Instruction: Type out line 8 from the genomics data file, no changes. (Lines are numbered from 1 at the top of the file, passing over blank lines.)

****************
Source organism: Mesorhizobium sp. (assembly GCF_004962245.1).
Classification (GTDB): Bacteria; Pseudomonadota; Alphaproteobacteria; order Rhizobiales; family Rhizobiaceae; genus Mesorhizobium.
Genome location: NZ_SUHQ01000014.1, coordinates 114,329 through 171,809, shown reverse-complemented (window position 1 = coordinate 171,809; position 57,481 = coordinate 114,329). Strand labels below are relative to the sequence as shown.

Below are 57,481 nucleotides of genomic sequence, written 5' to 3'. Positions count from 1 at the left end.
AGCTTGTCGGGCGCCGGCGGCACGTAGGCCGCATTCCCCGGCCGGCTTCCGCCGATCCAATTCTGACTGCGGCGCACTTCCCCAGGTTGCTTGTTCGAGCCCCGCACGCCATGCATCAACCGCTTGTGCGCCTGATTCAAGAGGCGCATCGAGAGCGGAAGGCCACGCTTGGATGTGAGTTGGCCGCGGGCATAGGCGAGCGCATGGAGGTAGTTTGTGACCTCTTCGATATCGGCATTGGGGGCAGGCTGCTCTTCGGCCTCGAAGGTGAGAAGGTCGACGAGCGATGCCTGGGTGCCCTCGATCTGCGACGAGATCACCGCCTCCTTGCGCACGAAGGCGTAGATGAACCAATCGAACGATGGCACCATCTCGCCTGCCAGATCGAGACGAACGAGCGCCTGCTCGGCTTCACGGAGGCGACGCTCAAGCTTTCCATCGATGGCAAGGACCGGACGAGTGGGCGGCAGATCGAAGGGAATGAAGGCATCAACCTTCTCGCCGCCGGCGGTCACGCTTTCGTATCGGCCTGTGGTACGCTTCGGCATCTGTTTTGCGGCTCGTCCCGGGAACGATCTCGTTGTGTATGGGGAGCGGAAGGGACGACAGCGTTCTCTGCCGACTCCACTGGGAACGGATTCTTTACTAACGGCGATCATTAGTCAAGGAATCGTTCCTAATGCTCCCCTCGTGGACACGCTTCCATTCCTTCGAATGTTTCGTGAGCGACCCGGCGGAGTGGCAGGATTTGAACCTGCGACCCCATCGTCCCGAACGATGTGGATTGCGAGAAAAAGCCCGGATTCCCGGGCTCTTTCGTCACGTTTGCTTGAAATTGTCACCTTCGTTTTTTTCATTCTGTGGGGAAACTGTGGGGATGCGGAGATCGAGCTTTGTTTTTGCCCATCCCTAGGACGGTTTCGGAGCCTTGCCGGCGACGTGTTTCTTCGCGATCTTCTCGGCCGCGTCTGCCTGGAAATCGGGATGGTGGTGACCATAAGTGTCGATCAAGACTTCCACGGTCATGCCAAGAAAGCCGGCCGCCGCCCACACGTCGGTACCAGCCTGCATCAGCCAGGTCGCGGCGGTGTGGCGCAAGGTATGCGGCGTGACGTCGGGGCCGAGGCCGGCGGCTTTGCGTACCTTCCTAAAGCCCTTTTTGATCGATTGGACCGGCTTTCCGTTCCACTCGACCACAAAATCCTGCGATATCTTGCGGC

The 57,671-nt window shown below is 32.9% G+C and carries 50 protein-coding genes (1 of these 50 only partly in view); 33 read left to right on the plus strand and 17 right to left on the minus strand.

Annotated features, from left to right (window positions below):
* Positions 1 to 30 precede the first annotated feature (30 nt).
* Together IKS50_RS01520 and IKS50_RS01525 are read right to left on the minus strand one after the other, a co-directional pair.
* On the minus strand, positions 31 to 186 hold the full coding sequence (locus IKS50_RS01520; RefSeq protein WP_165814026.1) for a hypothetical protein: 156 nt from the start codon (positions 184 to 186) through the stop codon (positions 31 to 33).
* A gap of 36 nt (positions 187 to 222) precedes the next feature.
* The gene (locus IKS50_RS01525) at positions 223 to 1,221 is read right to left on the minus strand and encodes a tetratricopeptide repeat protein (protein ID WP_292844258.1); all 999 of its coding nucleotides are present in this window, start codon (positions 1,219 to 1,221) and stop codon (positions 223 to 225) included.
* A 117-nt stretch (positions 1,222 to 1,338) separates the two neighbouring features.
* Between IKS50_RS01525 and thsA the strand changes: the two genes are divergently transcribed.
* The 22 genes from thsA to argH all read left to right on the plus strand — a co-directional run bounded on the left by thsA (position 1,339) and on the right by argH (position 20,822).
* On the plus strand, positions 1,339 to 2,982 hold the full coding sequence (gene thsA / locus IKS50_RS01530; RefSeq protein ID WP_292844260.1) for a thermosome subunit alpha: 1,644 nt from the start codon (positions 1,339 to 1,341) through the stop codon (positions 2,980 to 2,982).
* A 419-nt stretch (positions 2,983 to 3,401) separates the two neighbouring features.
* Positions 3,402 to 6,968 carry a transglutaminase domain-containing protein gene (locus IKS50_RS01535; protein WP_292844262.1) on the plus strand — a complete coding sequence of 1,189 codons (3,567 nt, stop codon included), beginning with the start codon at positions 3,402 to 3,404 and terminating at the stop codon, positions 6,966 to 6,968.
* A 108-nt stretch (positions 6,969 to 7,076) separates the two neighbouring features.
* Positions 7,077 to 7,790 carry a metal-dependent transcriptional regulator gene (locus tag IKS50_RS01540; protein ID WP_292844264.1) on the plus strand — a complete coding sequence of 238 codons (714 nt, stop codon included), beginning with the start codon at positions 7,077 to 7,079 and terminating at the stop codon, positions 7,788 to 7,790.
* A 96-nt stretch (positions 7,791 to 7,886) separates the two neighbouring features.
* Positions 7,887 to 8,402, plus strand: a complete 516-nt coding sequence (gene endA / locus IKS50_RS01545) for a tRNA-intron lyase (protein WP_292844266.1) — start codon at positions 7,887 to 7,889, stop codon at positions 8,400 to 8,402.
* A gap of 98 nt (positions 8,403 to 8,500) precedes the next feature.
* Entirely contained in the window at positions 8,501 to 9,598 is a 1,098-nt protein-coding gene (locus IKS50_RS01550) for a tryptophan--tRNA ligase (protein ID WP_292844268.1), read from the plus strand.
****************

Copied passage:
* Positions 1 to 30 precede the first annotated feature (30 nt).